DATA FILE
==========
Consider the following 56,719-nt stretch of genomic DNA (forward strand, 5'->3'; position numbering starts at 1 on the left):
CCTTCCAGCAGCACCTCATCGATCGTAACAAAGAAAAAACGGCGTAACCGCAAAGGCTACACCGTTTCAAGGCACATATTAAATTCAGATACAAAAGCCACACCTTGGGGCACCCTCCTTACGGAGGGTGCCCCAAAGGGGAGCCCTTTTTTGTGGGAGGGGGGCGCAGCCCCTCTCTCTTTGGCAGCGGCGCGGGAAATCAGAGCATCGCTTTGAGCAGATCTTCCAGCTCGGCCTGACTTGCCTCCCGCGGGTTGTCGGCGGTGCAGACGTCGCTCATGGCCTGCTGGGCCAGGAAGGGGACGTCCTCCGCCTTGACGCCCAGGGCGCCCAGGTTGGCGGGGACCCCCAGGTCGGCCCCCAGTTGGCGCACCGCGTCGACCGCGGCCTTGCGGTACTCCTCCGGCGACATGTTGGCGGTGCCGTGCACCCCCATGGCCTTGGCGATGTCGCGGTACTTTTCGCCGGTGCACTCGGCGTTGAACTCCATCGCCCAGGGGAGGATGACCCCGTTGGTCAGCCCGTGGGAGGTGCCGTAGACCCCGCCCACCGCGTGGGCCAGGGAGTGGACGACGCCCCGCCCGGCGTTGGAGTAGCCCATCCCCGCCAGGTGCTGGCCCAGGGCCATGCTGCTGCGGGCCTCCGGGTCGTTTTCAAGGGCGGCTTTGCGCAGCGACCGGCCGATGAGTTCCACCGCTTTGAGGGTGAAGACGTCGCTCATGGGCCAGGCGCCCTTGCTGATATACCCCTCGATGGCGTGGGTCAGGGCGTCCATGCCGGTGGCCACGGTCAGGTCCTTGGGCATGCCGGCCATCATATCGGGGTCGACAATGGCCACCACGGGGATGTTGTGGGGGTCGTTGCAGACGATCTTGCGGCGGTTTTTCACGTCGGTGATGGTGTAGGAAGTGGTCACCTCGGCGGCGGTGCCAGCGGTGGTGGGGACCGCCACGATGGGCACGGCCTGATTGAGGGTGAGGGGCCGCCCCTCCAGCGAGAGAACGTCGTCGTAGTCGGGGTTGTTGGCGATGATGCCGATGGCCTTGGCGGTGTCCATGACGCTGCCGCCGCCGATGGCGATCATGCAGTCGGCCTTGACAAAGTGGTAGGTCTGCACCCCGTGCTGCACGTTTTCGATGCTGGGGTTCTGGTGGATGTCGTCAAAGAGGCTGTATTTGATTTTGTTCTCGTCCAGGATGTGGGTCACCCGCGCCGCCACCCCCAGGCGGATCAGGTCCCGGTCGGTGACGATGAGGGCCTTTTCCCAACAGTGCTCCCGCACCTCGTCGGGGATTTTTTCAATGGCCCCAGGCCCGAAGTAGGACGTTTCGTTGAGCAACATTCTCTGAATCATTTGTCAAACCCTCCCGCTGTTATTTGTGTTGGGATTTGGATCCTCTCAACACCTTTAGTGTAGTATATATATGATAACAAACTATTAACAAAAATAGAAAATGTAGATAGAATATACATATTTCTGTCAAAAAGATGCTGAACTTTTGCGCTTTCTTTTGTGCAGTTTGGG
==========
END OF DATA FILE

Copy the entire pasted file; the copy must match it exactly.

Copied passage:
Consider the following 56,719-nt stretch of genomic DNA (forward strand, 5'->3'; position numbering starts at 1 on the left):
CCTTCCAGCAGCACCTCATCGATCGTAACAAAGAAAAAACGGCGTAACCGCAAAGGCTACACCGTTTCAAGGCACATATTAAATTCAGATACAAAAGCCACACCTTGGGGCACCCTCCTTACGGAGGGTGCCCCAAAGGGGAGCCCTTTTTTGTGGGAGGGGGGCGCAGCCCCTCTCTCTTTGGCAGCGGCGCGGGAAATCAGAGCATCGCTTTGAGCAGATCTTCCAGCTCGGCCTGACTTGCCTCCCGCGGGTTGTCGGCGGTGCAGACGTCGCTCATGGCCTGCTGGGCCAGGAAGGGGACGTCCTCCGCCTTGACGCCCAGGGCGCCCAGGTTGGCGGGGACCCCCAGGTCGGCCCCCAGTTGGCGCACCGCGTCGACCGCGGCCTTGCGGTACTCCTCCGGCGACATGTTGGCGGTGCCGTGCACCCCCATGGCCTTGGCGATGTCGCGGTACTTTTCGCCGGTGCACTCGGCGTTGAACTCCATCGCCCAGGGGAGGATGACCCCGTTGGTCAGCCCGTGGGAGGTGCCGTAGACCCCGCCCACCGCGTGGGCCAGGGAGTGGACGACGCCCCGCCCGGCGTTGGAGTAGCCCATCCCCGCCAGGTGCTGGCCCAGGGCCATGCTGCTGCGGGCCTCCGGGTCGTTTTCAAGGGCGGCTTTGCGCAGCGACCGGCCGATGAGTTCCACCGCTTTGAGGGTGAAGACGTCGCTCATGGGCCAGGCGCCCTTGCTGATATACCCCTCGATGGCGTGGGTCAGGGCGTCCATGCCGGTGGCCACGGTCAGGTCCTTGGGCATGCCGGCCATCATATCGGGGTCGACAATGGCCACCACGGGGATGTTGTGGGGGTCGTTGCAGACGATCTTGCGGCGGTTTTTCACGTCGGTGATGGTGTAGGAAGTGGTCACCTCGGCGGCGGTGCCAGCGGTGGTGGGGACCGCCACGATGGGCACGGCCTGATTGAGGGTGAGGGGCCGCCCCTCCAGCGAGAGAACGTCGTCGTAGTCGGGGTTGTTGGCGATGATGCCGATGGCCTTGGCGGTGTCCATGACGCTGCCGCCGCCGATGGCGATCATGCAGTCGGCCTTGACAAAGTGGTAGGTCTGCACCCCGTGCTGCACGTTTTCGATGCTGGGGTTCTGGTGGATGTCGTCAAAGAGGCTGTATTTGATTTTGTTCTCGTCCAGGATGTGGGTCACCCGCGCCGCCACCCCCAGGCGGATCAGGTCCCGGTCGGTGACGATGAGGGCCTTTTCCCAACAGTGCTCCCGCACCTCGTCGGGGATTTTTTCAATGGCCCCAGGCCCGAAGTAGGACGTTTCGTTGAGCAACATTCTCTGAATCATTTGTCAAACCCTCCCGCTGTTATTTGTGTTGGGATTTGGATCCTCTCAACACCTTTAGTGTAGTATATATATGATAACAAACTATTAACAAAAATAGAAAATGTAGATAGAATATACATATTTCTGTCAAAAAGATGCTGAACTTTTGCGCTTTCTTTTGTGCAGTTTGGG